File System Backup Tool
W. Curtis Preston
For this edition of lost+found, I thought I'd talk about
a solution to a problem that plagues both large and small sites.
Since the solution requires a script, this column will be a mix
of backup and scripting information. I hope you find it useful.
Whether you've got a small site with one or two backup drives
to back it up with, or a 10-TB filesystem, I think you might find
yourself suffering from a problem that I have finally come up with
a solution for. (Although, I admit that large sites probably suffer
from this problem more than small sites.)
Have you ever needed to back up a filesystem that was too large
for one backup job? Perhaps it was an 8-GB filesystem, and you happen
to have two 5-GB tape drives, but you don't know how to get
the backup to start on one tape and move over to the other. Perhaps
you've taken advantage of 32-bit operating systems, and have
started using terabyte-sized filesystems. How do you back up a terabyte-sized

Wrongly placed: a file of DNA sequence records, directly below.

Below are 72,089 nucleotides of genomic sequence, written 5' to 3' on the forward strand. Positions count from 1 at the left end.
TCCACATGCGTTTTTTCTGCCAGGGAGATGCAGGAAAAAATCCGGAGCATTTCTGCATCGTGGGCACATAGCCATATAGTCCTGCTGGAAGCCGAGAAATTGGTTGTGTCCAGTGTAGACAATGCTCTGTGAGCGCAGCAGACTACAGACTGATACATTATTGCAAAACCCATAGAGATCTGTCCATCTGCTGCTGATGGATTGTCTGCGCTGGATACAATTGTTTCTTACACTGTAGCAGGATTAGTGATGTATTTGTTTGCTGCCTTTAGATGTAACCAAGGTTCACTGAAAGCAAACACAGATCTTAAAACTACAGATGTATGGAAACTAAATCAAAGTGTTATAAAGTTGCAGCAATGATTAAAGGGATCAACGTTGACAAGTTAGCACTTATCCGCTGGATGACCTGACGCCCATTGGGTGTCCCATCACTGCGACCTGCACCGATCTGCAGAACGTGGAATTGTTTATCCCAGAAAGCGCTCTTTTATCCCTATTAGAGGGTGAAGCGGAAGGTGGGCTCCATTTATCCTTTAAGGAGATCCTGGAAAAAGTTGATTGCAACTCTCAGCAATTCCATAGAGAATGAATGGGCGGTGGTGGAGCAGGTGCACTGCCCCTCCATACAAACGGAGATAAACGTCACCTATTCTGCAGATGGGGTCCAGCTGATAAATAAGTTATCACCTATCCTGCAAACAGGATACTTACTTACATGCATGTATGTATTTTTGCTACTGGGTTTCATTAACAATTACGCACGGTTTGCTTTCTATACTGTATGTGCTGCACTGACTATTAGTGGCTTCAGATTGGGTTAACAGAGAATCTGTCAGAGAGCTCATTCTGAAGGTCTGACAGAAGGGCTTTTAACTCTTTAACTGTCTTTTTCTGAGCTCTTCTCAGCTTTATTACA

If you are like the shop described in the first example, the solution
is not easy. Most backup programs (including dump, tar,
and cpio) do not have any way to start a backup on one tape
drive and then move it to another. They only understand the concept
of swapping tapes, and even that is usually meant to be done by
a human. If you had a stacker and were good with expect,
you could probably write a script that would watch for the tape
prompt, swap the tape, then notify the backup program. However,
how do you do that with two tape drives? (I suppose a real hacker
could monkey around with symbolic links to device files, but that
would be really naughty.) The only real solution is to divide the
mount point into multiple backup lists, each of which would go to
a separate tape drive.
If you are more like the second shop listed above, you've
got a real problem. What you need to do is known in backup circles
as multi-streaming. However, most backup and recovery software only
multi-streams on the mount-point level. That means that each mount
point becomes a backup stream. This works well, as long as you've
got enough time and bandwidth for each stream. However, what if
you have a terabyte-sized mount point?